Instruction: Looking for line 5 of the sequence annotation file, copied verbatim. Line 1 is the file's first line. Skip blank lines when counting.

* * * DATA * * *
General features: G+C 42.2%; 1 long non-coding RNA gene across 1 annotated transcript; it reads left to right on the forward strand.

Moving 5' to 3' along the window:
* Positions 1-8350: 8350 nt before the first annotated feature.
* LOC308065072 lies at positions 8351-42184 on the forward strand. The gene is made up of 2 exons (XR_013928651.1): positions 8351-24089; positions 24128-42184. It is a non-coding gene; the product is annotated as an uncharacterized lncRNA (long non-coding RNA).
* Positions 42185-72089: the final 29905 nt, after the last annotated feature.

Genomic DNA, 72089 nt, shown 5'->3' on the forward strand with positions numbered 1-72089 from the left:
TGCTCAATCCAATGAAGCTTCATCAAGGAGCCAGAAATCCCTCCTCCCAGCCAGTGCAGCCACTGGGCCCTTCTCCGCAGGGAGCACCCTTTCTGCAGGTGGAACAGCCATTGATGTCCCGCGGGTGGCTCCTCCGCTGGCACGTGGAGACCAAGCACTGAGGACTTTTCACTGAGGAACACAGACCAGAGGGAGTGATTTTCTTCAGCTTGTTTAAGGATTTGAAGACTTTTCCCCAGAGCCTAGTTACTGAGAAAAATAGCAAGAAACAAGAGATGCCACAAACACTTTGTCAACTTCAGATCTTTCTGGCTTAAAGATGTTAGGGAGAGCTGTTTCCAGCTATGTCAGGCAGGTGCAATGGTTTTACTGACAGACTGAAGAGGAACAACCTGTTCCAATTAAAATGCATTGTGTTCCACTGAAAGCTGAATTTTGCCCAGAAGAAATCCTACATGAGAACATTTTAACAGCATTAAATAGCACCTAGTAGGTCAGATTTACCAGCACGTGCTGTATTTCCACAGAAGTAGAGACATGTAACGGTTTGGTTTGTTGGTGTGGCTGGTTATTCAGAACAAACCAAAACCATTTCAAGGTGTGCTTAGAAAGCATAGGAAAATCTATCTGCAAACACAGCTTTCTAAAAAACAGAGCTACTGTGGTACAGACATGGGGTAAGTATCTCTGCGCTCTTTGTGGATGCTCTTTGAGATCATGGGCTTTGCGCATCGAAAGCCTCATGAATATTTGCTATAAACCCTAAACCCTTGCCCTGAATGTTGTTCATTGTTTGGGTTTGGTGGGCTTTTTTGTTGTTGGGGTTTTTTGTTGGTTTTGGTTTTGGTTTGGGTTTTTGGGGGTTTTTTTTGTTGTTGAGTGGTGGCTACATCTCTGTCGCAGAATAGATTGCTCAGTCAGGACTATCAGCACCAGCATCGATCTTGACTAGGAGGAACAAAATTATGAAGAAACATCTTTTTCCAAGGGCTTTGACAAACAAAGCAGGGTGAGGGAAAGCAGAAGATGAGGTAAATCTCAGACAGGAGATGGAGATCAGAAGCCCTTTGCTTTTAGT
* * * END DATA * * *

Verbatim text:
* Positions 42185-72089: the final 29905 nt, after the last annotated feature.